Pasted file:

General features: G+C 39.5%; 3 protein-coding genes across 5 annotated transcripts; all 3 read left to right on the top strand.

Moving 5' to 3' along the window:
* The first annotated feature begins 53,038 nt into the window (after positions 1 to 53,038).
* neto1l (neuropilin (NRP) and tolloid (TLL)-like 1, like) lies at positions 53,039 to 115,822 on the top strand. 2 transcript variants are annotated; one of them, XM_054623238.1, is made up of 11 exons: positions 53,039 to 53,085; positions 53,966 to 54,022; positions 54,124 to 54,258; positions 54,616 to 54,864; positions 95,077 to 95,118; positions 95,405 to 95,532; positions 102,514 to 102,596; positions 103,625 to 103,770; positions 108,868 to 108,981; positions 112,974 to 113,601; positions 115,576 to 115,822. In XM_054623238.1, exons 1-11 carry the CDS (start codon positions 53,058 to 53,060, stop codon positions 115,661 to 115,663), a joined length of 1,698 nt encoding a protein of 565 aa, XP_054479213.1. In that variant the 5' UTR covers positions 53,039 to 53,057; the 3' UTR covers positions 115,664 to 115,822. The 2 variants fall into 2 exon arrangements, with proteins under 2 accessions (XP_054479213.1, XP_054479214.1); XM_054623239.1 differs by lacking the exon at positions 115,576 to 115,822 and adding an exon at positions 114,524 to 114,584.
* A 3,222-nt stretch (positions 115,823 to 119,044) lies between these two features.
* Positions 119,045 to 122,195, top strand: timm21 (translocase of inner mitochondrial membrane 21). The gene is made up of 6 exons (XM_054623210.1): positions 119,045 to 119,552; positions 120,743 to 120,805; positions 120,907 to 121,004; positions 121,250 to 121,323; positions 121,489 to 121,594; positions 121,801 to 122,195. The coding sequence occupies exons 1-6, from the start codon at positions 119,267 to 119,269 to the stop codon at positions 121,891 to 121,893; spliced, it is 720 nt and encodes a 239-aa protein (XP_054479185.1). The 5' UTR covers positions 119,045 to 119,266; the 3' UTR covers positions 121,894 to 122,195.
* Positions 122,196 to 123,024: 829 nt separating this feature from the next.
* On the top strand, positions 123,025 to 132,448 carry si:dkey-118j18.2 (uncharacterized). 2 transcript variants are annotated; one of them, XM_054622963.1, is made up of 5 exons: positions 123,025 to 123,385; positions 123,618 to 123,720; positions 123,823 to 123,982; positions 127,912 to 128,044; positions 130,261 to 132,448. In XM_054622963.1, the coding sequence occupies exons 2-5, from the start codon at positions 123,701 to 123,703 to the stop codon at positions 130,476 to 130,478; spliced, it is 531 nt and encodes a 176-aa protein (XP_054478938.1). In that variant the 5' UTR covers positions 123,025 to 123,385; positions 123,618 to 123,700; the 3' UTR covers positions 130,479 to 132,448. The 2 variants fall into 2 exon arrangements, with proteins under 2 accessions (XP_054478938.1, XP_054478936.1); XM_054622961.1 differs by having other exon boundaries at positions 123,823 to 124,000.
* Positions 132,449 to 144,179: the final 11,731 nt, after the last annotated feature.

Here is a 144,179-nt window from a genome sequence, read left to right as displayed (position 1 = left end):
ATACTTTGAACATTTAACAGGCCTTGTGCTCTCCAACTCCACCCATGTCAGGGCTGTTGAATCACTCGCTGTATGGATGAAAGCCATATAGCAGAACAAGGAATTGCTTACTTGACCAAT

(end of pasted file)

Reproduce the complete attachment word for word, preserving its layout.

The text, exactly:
General features: G+C 39.5%; 3 protein-coding genes across 5 annotated transcripts; all 3 read left to right on the top strand.

Moving 5' to 3' along the window:
* The first annotated feature begins 53,038 nt into the window (after positions 1 to 53,038).
* neto1l (neuropilin (NRP) and tolloid (TLL)-like 1, like) lies at positions 53,039 to 115,822 on the top strand. 2 transcript variants are annotated; one of them, XM_054623238.1, is made up of 11 exons: positions 53,039 to 53,085; positions 53,966 to 54,022; positions 54,124 to 54,258; positions 54,616 to 54,864; positions 95,077 to 95,118; positions 95,405 to 95,532; positions 102,514 to 102,596; positions 103,625 to 103,770; positions 108,868 to 108,981; positions 112,974 to 113,601; positions 115,576 to 115,822. In XM_054623238.1, exons 1-11 carry the CDS (start codon positions 53,058 to 53,060, stop codon positions 115,661 to 115,663), a joined length of 1,698 nt encoding a protein of 565 aa, XP_054479213.1. In that variant the 5' UTR covers positions 53,039 to 53,057; the 3' UTR covers positions 115,664 to 115,822. The 2 variants fall into 2 exon arrangements, with proteins under 2 accessions (XP_054479213.1, XP_054479214.1); XM_054623239.1 differs by lacking the exon at positions 115,576 to 115,822 and adding an exon at positions 114,524 to 114,584.
* A 3,222-nt stretch (positions 115,823 to 119,044) lies between these two features.
* Positions 119,045 to 122,195, top strand: timm21 (translocase of inner mitochondrial membrane 21). The gene is made up of 6 exons (XM_054623210.1): positions 119,045 to 119,552; positions 120,743 to 120,805; positions 120,907 to 121,004; positions 121,250 to 121,323; positions 121,489 to 121,594; positions 121,801 to 122,195. The coding sequence occupies exons 1-6, from the start codon at positions 119,267 to 119,269 to the stop codon at positions 121,891 to 121,893; spliced, it is 720 nt and encodes a 239-aa protein (XP_054479185.1). The 5' UTR covers positions 119,045 to 119,266; the 3' UTR covers positions 121,894 to 122,195.
* Positions 122,196 to 123,024: 829 nt separating this feature from the next.
* On the top strand, positions 123,025 to 132,448 carry si:dkey-118j18.2 (uncharacterized). 2 transcript variants are annotated; one of them, XM_054622963.1, is made up of 5 exons: positions 123,025 to 123,385; positions 123,618 to 123,720; positions 123,823 to 123,982; positions 127,912 to 128,044; positions 130,261 to 132,448. In XM_054622963.1, the coding sequence occupies exons 2-5, from the start codon at positions 123,701 to 123,703 to the stop codon at positions 130,476 to 130,478; spliced, it is 531 nt and encodes a 176-aa protein (XP_054478938.1). In that variant the 5' UTR covers positions 123,025 to 123,385; positions 123,618 to 123,700; the 3' UTR covers positions 130,479 to 132,448. The 2 variants fall into 2 exon arrangements, with proteins under 2 accessions (XP_054478938.1, XP_054478936.1); XM_054622961.1 differs by having other exon boundaries at positions 123,823 to 124,000.
* Positions 132,449 to 144,179: the final 11,731 nt, after the last annotated feature.

Here is a 144,179-nt window from a genome sequence, read left to right as displayed (position 1 = left end):
ATACTTTGAACATTTAACAGGCCTTGTGCTCTCCAACTCCACCCATGTCAGGGCTGTTGAATCACTCGCTGTATGGATGAAAGCCATATAGCAGAACAAGGAATTGCTTACTTGACCAAT